Tuesday, December 02, 2008

Loudoun Chamber of Commerce meets Dulles South

A small crowd of Leesburg business pioneers headed southeast today to visit us here in Dulles South, at Moore's Cadillac on Rt. 50 (near South Riding). There, the Loudoun Chamber of Commerce adventurers got a good overview of the state of affairs in this bleak corner of the County - through the words and wisdom of Dulles South denizen Bill Dean (CEO of M.C. Dean) and the Dulles District School Board Administrator, Robert Dupree.

Turns out, this part of the County is actually the fastest-growing, is likely to generate the lion's share of retail consumerism for the foreseeable future, is connected and involved with the region's economic engine at Dulles Airport, and is at the forefront of collaboration with Fairfax County to the east regarding transportation improvements (incoming Rail, Rts. 50, 606 and 28).

While the population growth has slowed a bit, the school-age population continues to relentlessly expand - leading to dire overcrowding situations not good for residents or businesses - and compounded recently by failures of the Loudoun BOS to deliver practical solutions. Also relentlessly expanding is the amount of traffic on the roads - which has been over many years addressed by the Dulles South Business Alliance (represented by Bill Dean). It turns out there's very good progress being achieved at least in the planning stages - much contracting, construction and other progress is definitely slowing as the economy continues to degrade. Even the largest retail projects, such as that planned for Dulles Landing (across from South Riding, with a WalMart), are significantly delayed; projections are now to get started building sometime in the Spring with openings a year later.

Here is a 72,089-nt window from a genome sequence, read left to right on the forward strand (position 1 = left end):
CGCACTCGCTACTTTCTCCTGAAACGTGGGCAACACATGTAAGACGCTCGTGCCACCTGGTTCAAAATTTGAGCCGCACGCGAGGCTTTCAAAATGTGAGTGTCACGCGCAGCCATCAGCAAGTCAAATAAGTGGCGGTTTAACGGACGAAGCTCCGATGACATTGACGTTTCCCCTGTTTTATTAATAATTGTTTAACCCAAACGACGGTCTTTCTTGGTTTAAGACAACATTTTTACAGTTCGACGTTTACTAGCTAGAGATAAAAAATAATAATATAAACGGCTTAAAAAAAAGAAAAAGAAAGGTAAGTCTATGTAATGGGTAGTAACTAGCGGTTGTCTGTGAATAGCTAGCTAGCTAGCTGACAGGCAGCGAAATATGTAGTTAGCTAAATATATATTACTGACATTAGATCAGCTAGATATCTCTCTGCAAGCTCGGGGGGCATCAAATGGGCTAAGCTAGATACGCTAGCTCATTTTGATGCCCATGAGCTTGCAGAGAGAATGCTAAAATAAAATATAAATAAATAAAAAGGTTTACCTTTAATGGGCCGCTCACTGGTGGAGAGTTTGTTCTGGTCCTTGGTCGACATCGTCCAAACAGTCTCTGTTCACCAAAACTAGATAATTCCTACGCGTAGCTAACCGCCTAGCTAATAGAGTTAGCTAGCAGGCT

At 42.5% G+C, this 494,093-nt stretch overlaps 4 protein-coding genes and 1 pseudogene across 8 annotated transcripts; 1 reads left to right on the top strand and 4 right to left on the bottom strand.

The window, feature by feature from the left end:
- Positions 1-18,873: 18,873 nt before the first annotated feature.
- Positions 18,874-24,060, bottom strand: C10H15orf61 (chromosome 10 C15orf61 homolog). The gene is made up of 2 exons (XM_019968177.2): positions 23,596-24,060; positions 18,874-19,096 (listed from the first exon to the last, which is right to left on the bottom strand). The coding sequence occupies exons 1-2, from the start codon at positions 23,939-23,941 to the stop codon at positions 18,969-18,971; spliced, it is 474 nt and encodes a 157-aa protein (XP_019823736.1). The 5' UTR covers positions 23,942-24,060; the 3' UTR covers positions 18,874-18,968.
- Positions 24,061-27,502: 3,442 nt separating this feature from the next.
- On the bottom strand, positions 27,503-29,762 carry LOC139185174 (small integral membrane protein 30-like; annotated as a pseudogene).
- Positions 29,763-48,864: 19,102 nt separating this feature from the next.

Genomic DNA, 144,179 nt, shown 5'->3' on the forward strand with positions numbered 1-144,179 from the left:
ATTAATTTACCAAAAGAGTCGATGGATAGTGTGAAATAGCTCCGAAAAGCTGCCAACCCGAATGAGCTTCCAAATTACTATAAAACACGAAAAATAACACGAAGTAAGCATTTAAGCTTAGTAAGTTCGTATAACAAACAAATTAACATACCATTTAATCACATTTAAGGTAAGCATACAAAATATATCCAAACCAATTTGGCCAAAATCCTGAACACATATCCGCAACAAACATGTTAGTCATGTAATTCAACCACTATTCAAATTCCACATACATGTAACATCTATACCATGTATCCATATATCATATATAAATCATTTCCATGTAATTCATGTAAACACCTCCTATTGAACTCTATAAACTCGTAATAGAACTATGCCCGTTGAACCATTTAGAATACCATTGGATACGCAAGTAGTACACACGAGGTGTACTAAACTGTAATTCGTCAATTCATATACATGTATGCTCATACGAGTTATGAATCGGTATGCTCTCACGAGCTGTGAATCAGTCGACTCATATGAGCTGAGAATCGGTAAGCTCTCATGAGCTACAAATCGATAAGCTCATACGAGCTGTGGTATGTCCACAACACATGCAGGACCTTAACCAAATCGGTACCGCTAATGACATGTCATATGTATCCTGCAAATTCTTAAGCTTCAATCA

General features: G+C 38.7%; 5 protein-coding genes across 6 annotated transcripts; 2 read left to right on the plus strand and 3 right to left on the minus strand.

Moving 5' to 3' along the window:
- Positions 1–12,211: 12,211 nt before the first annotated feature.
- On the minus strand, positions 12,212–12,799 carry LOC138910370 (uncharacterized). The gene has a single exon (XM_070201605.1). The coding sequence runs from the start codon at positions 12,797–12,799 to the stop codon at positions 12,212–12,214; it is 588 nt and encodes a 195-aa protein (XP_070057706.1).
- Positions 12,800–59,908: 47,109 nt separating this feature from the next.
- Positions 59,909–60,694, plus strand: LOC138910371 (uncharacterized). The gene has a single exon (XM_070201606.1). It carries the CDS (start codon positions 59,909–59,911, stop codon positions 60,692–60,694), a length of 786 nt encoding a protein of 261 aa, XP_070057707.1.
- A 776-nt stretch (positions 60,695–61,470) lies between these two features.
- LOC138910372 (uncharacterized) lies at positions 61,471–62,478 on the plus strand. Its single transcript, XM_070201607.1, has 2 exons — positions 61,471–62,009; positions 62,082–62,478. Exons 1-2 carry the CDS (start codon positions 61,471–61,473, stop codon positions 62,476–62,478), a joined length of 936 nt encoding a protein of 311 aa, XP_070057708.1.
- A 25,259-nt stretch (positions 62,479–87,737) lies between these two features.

Overall, the message to investors and business owners we inferred was that while the Dulles South area continues its growth as a regional powerhouse in terms of consumers and employee prospects, the lack of overall services to citizens (including likely loss of the Rt. 50 hospital to the Broadlands), delays in critical infrastructure and new retail projects, and lack of growth-oriented support from the Board of Supervisors will significantly curtail land and business investment values for years to come.

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